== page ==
This event is part of the project “Colombia BioResilience: Biodiversity resilience and ecosystem services in post-conflict socio-ecological systems in Colombia”, an interdisciplinary collaboration between the University of Bristol and University of Exeter (United Kingdom), which has given the opportunity to the artist Seila Fernández Arconada to generate this research during her placement at the Alexander von Humboldt Biological Resources Research Institute (Colombia).


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Collaboration with San Bartolomé School

San Bartolomé is the oldest school in Bogotá which laid the first stone to the later universities such as Universidad Nacional and Javeriana. Dr. Dunia Urrego suggested this school as a context for collaborative dialogue. This process began with a number of meetings with the Dean, Father Juan Manuel and the Director Wilson Alonso. 

The first meeting was based on a presentation of the project and previous projects I have done in order to illustrate examples for possible ideas of interest. There was a shared interest in collaborative practices in order to generate between spaces for reflection, creation and exchange. In the school, some teachers had made pilot programs experimenting with pedagogy using transversal programs trying to implement interdisciplinary projects, creative forms of engagement and experiential and multisensorial processes with nature. This ground was a “meeting point” from which a number of meetings took place in order to think collectively on ideas and structures that could be applied in the classroom and furthermore structures at the school.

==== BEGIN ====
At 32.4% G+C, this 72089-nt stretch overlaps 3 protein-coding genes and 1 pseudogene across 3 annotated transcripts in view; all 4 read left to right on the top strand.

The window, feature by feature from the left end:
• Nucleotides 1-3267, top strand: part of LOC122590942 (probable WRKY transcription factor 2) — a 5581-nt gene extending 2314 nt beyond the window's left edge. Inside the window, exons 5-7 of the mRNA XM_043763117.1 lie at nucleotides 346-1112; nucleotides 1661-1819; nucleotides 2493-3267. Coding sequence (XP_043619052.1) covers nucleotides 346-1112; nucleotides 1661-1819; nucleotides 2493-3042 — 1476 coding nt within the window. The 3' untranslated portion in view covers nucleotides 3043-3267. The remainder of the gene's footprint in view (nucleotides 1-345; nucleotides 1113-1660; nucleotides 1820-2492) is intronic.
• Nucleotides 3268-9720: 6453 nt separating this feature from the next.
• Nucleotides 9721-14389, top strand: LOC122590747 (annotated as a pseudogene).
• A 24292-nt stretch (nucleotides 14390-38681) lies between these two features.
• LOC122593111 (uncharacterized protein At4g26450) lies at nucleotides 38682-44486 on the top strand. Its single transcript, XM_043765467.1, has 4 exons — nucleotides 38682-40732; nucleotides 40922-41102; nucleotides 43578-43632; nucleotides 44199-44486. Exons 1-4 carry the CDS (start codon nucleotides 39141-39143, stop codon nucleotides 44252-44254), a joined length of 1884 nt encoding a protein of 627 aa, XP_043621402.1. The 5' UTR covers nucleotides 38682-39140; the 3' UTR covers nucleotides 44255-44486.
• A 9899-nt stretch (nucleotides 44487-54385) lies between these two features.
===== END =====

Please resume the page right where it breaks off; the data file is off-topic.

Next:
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Presentation, deep mapping

I was asked to present a “work in progress” intervention in the Social Sciences team meeting at the Instituto Humboldt. This presentation was included in the section“Knowledge systems”. 

For this presentation I followed a deep mapping strategy trying to generate further transversal narratives across concepts, questions, methods and encounters; ingredients that feed the following outcomes of this placement. The following paragraphs are the presentation  (in Spanish).